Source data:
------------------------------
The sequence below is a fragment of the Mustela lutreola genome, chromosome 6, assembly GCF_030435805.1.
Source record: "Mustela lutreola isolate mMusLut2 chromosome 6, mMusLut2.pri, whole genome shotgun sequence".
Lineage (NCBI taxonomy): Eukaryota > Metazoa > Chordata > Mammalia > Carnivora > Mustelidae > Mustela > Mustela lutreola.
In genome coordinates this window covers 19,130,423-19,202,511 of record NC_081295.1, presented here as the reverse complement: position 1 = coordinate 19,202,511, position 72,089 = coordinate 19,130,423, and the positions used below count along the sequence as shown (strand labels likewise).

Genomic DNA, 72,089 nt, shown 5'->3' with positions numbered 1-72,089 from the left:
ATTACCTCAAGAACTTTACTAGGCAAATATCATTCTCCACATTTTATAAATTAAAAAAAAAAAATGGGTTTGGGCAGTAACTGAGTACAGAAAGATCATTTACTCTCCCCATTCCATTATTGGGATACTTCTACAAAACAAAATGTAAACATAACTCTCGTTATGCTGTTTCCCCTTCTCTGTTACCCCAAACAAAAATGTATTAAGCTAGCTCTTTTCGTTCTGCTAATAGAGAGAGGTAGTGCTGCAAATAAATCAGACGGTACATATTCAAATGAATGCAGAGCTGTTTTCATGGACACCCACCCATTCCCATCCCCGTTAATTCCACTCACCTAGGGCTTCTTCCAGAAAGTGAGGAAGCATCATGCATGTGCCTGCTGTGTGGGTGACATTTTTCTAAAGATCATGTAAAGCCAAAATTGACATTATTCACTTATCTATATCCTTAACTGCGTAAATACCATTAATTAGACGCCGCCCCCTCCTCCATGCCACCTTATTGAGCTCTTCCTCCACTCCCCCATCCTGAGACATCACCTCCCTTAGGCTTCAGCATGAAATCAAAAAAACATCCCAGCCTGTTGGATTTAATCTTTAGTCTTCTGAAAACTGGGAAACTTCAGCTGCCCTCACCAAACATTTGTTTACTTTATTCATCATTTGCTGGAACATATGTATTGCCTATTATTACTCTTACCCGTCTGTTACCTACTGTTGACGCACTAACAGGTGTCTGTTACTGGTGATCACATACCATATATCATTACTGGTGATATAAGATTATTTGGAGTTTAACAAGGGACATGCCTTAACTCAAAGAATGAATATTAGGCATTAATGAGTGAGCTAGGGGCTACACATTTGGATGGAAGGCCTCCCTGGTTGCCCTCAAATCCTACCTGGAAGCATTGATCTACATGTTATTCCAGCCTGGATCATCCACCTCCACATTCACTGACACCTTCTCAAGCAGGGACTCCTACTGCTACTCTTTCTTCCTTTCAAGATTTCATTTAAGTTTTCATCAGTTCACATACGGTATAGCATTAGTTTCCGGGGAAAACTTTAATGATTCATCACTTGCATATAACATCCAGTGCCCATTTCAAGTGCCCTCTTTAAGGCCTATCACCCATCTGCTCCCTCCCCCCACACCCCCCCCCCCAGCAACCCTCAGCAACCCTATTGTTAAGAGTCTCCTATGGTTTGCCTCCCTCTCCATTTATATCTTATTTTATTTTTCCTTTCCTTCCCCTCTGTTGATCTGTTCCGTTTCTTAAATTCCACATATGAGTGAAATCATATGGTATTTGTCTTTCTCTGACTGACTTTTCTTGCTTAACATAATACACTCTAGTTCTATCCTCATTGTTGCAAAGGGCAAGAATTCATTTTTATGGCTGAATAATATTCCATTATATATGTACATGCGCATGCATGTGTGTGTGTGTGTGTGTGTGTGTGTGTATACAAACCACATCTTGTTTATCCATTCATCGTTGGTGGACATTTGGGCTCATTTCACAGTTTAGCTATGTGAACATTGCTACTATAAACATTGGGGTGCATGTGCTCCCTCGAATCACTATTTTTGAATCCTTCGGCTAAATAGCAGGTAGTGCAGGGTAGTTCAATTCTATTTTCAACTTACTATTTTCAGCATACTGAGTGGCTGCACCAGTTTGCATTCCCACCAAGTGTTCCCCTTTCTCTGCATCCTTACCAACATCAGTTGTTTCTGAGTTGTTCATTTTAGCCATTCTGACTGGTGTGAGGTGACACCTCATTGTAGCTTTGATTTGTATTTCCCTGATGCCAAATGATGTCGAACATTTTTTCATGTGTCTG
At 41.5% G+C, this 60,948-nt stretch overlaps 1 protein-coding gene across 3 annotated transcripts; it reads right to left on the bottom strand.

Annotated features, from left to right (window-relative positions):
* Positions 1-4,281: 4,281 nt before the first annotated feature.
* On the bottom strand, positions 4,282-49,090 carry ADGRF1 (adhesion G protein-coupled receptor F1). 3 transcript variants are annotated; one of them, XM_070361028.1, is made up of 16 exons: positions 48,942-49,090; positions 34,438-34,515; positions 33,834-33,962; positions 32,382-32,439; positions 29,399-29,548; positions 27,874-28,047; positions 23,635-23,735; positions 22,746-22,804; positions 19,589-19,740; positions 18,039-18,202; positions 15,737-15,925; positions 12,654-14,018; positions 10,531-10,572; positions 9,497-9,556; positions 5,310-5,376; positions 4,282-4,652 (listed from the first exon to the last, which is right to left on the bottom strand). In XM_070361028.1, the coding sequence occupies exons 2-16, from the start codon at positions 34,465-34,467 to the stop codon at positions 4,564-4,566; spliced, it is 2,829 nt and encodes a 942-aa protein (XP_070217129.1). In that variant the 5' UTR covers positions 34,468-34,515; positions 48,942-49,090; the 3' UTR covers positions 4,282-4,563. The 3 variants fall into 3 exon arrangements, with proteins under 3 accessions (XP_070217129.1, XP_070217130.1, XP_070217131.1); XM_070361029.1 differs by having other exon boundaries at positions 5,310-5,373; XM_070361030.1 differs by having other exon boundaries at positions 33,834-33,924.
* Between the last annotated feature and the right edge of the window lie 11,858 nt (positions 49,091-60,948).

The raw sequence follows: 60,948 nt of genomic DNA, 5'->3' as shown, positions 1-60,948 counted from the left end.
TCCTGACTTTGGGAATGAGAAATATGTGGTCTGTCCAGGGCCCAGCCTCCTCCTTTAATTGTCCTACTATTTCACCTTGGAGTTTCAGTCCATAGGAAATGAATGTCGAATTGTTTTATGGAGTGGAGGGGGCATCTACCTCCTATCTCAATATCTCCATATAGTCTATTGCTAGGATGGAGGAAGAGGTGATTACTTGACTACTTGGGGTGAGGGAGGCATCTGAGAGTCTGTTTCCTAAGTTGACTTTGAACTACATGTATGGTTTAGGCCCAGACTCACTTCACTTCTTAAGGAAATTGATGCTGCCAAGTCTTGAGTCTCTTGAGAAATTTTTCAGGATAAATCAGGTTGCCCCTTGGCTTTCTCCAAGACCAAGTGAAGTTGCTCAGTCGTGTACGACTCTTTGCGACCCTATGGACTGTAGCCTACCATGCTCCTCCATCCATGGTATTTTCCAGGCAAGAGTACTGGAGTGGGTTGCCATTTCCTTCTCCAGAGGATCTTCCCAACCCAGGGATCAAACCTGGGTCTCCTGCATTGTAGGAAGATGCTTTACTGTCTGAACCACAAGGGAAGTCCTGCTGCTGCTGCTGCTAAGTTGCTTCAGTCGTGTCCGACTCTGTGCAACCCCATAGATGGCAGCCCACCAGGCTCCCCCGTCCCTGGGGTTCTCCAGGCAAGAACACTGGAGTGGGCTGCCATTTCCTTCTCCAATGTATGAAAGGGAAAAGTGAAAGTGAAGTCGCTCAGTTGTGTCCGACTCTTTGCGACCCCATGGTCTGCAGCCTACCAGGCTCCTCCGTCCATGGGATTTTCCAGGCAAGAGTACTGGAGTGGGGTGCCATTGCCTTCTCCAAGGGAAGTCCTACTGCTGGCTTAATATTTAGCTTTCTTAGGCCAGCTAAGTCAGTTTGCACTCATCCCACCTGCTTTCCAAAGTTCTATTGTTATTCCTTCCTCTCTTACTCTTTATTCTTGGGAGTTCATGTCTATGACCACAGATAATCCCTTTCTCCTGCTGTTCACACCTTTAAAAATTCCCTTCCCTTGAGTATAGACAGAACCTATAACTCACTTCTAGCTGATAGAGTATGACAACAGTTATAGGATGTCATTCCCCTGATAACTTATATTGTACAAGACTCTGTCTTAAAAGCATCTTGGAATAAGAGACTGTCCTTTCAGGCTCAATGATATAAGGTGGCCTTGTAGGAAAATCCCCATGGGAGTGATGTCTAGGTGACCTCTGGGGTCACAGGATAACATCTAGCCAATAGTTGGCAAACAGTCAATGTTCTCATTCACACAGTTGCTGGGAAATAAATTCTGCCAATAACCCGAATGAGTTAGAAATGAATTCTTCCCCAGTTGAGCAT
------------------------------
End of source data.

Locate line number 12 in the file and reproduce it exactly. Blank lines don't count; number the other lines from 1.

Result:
The raw sequence follows: 60,948 nt of genomic DNA, 5'->3' as shown, positions 1-60,948 counted from the left end.